Clearly the theme of today is titles where I’ve got no idea about a darn thing. These are apparently superheroes from the future who get mired in the past? Despite my DC newbness I have a way of hoovering up information about random heroes, yet I don’t even vaguely recognize a single one of them on the cover.
Will this one delight as much as Frankenstein did earlier this evening? Let’s see…
Legion Lost #1
Written by Fabian Nicieza, art by Pete Woods
Rating: 2 of 5 – Uneven
In a Line: “Accessing the sensory patterns of this time period without the transuit filter — is like to see, hear, and talk while inside a pool of mud.”
#140char Review: Legion Lost #1 aren’t the only ones lost. Fast-paced issue w/a slew of chars whizzes by with little effect
CK Says: Consider it.
Legion Lost is a wobbly comic that I suspect improves greatly with any foreknowledge of the characters within or the events of Flashpoint.
The story? A team of superheroes from the future pops back into our present in a malfunctioning time traveling bubble, in pursuit of a villain carrying a contagion. They’re too late to stop him, thus their dilemma becomes how to retrieve him and retreat to chronal safety. However, there are some potentially deadly kinks in their plan.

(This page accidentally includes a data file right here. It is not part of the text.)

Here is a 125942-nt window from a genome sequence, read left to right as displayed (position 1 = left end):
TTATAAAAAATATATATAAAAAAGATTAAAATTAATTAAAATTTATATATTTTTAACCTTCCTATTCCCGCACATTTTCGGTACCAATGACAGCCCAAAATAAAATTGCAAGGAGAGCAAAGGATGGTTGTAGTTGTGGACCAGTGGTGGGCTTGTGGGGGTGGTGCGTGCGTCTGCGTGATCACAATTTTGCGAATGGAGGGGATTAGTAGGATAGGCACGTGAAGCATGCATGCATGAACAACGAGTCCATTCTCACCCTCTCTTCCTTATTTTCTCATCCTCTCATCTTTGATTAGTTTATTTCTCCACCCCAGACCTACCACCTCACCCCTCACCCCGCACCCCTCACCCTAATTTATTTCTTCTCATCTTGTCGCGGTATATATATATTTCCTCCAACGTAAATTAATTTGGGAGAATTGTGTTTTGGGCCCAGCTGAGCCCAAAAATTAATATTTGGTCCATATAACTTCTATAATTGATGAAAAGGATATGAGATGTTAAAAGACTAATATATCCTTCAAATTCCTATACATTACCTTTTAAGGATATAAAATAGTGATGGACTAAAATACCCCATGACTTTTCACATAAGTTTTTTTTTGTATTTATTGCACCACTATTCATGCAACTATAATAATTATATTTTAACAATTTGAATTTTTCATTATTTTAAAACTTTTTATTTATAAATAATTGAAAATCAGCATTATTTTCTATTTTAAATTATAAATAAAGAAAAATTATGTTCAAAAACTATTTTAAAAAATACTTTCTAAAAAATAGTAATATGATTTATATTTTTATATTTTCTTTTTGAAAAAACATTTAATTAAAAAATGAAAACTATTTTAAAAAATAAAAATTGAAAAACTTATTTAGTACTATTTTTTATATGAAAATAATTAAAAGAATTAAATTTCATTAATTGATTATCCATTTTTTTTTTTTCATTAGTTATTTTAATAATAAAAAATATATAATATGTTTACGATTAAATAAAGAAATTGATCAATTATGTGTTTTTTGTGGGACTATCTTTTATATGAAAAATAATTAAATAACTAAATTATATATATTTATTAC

Scripter Fabian Nicieza hits the ground running and never pauses for a second, wobbling be damned. I appreciated the non-coddling pace and the way his characters always restate the implied question of “what the hell is happening.” I came away with all of their powers and most of their names, if not their relationships with each other.
However, I wouldn’t call the experience pleasant.
Adding to the rushed tone is Pete Woods’s artwork, which looks like it tumbles out of his pen a mile a minute. I’m not sure what gives that impression. Maybe that the action doesn’t always track from panel to panel? Or maybe that the focus of his panels is always crisp and perfect, with perspectives and details bending away at the sides to thicker, heavily-inked lines.
(Also: the weirdly amalgamated logo is awful.)
I understood the book, and even enjoyed some of it, but it doesn’t seem worth returning to next month. I didn’t get the sense it was necessary to be telling a story with these largely charmless characters, and the story that was told wasn’t compelling enough to make me want to track down a seemingly difficult backstory.
Still, it seems like someone fresh from Flashpoint with some fondess for The Legion of Superheroes would be invested in the events that unfold.